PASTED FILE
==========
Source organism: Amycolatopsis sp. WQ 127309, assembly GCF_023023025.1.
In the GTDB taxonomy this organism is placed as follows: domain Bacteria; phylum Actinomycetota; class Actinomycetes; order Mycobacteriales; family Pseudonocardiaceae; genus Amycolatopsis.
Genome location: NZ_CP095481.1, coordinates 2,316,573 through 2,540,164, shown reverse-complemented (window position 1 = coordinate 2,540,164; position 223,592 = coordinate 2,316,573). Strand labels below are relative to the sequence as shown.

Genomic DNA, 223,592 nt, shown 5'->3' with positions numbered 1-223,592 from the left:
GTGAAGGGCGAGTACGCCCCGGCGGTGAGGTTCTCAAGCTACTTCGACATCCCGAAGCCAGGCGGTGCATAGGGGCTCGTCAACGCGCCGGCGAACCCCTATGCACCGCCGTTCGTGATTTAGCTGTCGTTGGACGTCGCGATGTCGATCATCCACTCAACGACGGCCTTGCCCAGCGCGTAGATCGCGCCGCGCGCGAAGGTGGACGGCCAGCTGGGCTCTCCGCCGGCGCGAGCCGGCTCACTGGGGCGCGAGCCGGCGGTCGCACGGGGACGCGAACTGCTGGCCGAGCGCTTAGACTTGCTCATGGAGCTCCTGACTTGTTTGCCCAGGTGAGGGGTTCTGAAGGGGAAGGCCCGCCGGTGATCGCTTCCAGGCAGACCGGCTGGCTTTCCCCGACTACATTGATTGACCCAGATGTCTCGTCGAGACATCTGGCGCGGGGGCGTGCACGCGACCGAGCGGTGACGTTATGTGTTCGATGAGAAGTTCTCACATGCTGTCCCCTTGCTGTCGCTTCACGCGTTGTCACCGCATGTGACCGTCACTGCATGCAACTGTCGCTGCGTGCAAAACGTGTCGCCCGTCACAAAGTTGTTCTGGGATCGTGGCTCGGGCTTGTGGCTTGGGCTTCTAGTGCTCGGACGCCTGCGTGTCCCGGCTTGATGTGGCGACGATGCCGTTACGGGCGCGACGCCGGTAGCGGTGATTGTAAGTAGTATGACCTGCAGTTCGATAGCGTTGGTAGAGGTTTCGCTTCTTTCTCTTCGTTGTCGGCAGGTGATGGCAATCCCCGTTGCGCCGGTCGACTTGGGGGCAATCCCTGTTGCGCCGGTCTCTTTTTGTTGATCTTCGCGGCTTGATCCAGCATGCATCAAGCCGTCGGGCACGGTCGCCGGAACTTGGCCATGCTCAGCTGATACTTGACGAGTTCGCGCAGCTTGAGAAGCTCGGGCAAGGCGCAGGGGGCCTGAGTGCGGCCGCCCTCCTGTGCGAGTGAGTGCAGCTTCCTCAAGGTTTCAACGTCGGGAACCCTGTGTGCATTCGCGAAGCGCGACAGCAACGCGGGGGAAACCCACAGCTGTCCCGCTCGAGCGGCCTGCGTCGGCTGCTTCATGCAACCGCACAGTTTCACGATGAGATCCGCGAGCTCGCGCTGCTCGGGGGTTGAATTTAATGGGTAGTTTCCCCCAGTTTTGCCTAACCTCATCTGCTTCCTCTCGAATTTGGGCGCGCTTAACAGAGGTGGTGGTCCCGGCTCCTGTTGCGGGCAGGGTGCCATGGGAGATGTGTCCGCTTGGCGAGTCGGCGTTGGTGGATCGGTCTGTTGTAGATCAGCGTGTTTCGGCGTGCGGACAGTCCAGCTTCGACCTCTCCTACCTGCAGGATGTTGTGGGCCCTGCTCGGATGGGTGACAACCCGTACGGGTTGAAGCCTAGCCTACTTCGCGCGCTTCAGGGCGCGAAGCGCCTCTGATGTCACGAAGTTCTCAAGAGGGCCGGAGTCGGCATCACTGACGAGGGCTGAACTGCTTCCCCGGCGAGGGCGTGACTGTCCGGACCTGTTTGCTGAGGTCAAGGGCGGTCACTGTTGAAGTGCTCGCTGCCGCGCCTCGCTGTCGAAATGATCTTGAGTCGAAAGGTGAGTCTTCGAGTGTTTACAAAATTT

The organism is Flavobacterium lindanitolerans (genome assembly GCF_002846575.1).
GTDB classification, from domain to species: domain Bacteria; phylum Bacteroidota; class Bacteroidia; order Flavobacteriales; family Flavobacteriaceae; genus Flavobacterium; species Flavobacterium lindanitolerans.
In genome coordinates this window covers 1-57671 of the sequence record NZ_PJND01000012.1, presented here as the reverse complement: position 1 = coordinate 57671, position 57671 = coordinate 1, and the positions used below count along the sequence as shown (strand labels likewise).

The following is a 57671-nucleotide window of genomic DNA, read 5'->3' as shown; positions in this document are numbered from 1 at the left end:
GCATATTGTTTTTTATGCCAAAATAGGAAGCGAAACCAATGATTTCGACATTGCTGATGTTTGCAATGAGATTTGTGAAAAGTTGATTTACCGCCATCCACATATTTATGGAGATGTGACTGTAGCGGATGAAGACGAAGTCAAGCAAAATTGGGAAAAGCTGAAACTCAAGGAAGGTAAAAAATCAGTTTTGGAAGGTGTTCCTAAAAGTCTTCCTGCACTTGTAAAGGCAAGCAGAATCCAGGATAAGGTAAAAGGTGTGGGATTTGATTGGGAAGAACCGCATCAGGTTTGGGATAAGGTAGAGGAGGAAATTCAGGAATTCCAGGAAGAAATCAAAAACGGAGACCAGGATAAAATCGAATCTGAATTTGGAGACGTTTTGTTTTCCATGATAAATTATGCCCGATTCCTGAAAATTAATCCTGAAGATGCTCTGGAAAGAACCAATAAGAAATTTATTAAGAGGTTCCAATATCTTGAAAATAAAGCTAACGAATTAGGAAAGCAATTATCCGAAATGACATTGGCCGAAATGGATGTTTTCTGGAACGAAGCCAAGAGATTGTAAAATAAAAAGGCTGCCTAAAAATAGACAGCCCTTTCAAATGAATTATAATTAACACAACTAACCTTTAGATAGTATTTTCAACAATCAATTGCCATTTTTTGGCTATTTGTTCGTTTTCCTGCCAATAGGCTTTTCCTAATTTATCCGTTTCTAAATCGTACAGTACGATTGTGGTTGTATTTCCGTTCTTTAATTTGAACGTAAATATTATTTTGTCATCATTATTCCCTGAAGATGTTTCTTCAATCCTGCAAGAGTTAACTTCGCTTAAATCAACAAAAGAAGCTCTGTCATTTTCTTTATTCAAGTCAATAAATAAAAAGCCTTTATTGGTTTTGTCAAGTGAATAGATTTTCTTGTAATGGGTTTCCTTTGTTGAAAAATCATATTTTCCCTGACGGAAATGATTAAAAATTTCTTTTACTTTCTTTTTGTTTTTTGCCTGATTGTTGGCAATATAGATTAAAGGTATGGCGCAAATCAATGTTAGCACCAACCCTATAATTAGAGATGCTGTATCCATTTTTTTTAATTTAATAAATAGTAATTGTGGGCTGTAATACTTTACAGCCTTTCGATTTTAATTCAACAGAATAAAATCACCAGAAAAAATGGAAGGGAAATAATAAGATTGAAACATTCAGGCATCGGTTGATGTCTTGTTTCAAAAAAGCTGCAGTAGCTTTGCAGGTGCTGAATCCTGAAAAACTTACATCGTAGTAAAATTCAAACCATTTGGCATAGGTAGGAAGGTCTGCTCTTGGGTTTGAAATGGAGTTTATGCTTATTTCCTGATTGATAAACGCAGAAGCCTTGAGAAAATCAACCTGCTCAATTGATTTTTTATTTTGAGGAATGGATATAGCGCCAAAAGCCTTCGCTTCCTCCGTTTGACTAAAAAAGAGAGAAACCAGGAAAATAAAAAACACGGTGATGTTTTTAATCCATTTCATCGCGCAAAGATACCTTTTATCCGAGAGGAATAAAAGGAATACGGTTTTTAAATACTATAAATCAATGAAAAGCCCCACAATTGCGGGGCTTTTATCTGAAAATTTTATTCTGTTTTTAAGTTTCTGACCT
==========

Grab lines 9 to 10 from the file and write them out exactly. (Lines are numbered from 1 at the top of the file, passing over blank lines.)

The following is a 57671-nucleotide window of genomic DNA, read 5'->3' as shown; positions in this document are numbered from 1 at the left end:
GCATATTGTTTTTTATGCCAAAATAGGAAGCGAAACCAATGATTTCGACATTGCTGATGTTTGCAATGAGATTTGTGAAAAGTTGATTTACCGCCATCCACATATTTATGGAGATGTGACTGTAGCGGATGAAGACGAAGTCAAGCAAAATTGGGAAAAGCTGAAACTCAAGGAAGGTAAAAAATCAGTTTTGGAAGGTGTTCCTAAAAGTCTTCCTGCACTTGTAAAGGCAAGCAGAATCCAGGATAAGGTAAAAGGTGTGGGATTTGATTGGGAAGAACCGCATCAGGTTTGGGATAAGGTAGAGGAGGAAATTCAGGAATTCCAGGAAGAAATCAAAAACGGAGACCAGGATAAAATCGAATCTGAATTTGGAGACGTTTTGTTTTCCATGATAAATTATGCCCGATTCCTGAAAATTAATCCTGAAGATGCTCTGGAAAGAACCAATAAGAAATTTATTAAGAGGTTCCAATATCTTGAAAATAAAGCTAACGAATTAGGAAAGCAATTATCCGAAATGACATTGGCCGAAATGGATGTTTTCTGGAACGAAGCCAAGAGATTGTAAAATAAAAAGGCTGCCTAAAAATAGACAGCCCTTTCAAATGAATTATAATTAACACAACTAACCTTTAGATAGTATTTTCAACAATCAATTGCCATTTTTTGGCTATTTGTTCGTTTTCCTGCCAATAGGCTTTTCCTAATTTATCCGTTTCTAAATCGTACAGTACGATTGTGGTTGTATTTCCGTTCTTTAATTTGAACGTAAATATTATTTTGTCATCATTATTCCCTGAAGATGTTTCTTCAATCCTGCAAGAGTTAACTTCGCTTAAATCAACAAAAGAAGCTCTGTCATTTTCTTTATTCAAGTCAATAAATAAAAAGCCTTTATTGGTTTTGTCAAGTGAATAGATTTTCTTGTAATGGGTTTCCTTTGTTGAAAAATCATATTTTCCCTGACGGAAATGATTAAAAATTTCTTTTACTTTCTTTTTGTTTTTTGCCTGATTGTTGGCAATATAGATTAAAGGTATGGCGCAAATCAATGTTAGCACCAACCCTATAATTAGAGATGCTGTATCCATTTTTTTTAATTTAATAAATAGTAATTGTGGGCTGTAATACTTTACAGCCTTTCGATTTTAATTCAACAGAATAAAATCACCAGAAAAAATGGAAGGGAAATAATAAGATTGAAACATTCAGGCATCGGTTGATGTCTTGTTTCAAAAAAGCTGCAGTAGCTTTGCAGGTGCTGAATCCTGAAAAACTTACATCGTAGTAAAATTCAAACCATTTGGCATAGGTAGGAAGGTCTGCTCTTGGGTTTGAAATGGAGTTTATGCTTATTTCCTGATTGATAAACGCAGAAGCCTTGAGAAAATCAACCTGCTCAATTGATTTTTTATTTTGAGGAATGGATATAGCGCCAAAAGCCTTCGCTTCCTCCGTTTGACTAAAAAAGAGAGAAACCAGGAAAATAAAAAACACGGTGATGTTTTTAATCCATTTCATCGCGCAAAGATACCTTTTATCCGAGAGGAATAAAAGGAATACGGTTTTTAAATACTATAAATCAATGAAAAGCCCCACAATTGCGGGGCTTTTATCTGAAAATTTTATTCTGTTTTTAAGTTTCTGACCT